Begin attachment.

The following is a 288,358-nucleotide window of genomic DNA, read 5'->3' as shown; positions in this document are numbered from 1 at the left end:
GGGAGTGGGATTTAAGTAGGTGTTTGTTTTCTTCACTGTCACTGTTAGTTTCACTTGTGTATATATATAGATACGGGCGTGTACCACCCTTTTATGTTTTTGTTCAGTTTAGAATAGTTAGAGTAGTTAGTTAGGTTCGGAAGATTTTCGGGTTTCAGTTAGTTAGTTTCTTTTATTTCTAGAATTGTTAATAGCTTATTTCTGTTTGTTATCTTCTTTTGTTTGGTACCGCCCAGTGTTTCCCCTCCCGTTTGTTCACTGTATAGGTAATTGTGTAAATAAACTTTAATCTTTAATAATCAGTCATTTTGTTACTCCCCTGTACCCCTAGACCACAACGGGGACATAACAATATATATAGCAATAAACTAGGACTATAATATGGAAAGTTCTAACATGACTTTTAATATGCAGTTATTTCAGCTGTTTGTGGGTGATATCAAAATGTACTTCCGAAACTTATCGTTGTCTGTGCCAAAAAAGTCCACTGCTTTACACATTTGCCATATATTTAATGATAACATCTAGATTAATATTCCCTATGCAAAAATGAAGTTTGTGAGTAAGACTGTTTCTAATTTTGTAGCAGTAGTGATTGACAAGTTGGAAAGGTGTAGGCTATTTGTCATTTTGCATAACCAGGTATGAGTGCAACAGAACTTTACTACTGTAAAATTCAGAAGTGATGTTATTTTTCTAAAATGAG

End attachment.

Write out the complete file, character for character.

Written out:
The following is a 288,358-nucleotide window of genomic DNA, read 5'->3' as shown; positions in this document are numbered from 1 at the left end:
GGGAGTGGGATTTAAGTAGGTGTTTGTTTTCTTCACTGTCACTGTTAGTTTCACTTGTGTATATATATAGATACGGGCGTGTACCACCCTTTTATGTTTTTGTTCAGTTTAGAATAGTTAGAGTAGTTAGTTAGGTTCGGAAGATTTTCGGGTTTCAGTTAGTTAGTTTCTTTTATTTCTAGAATTGTTAATAGCTTATTTCTGTTTGTTATCTTCTTTTGTTTGGTACCGCCCAGTGTTTCCCCTCCCGTTTGTTCACTGTATAGGTAATTGTGTAAATAAACTTTAATCTTTAATAATCAGTCATTTTGTTACTCCCCTGTACCCCTAGACCACAACGGGGACATAACAATATATATAGCAATAAACTAGGACTATAATATGGAAAGTTCTAACATGACTTTTAATATGCAGTTATTTCAGCTGTTTGTGGGTGATATCAAAATGTACTTCCGAAACTTATCGTTGTCTGTGCCAAAAAAGTCCACTGCTTTACACATTTGCCATATATTTAATGATAACATCTAGATTAATATTCCCTATGCAAAAATGAAGTTTGTGAGTAAGACTGTTTCTAATTTTGTAGCAGTAGTGATTGACAAGTTGGAAAGGTGTAGGCTATTTGTCATTTTGCATAACCAGGTATGAGTGCAACAGAACTTTACTACTGTAAAATTCAGAAGTGATGTTATTTTTCTAAAATGAG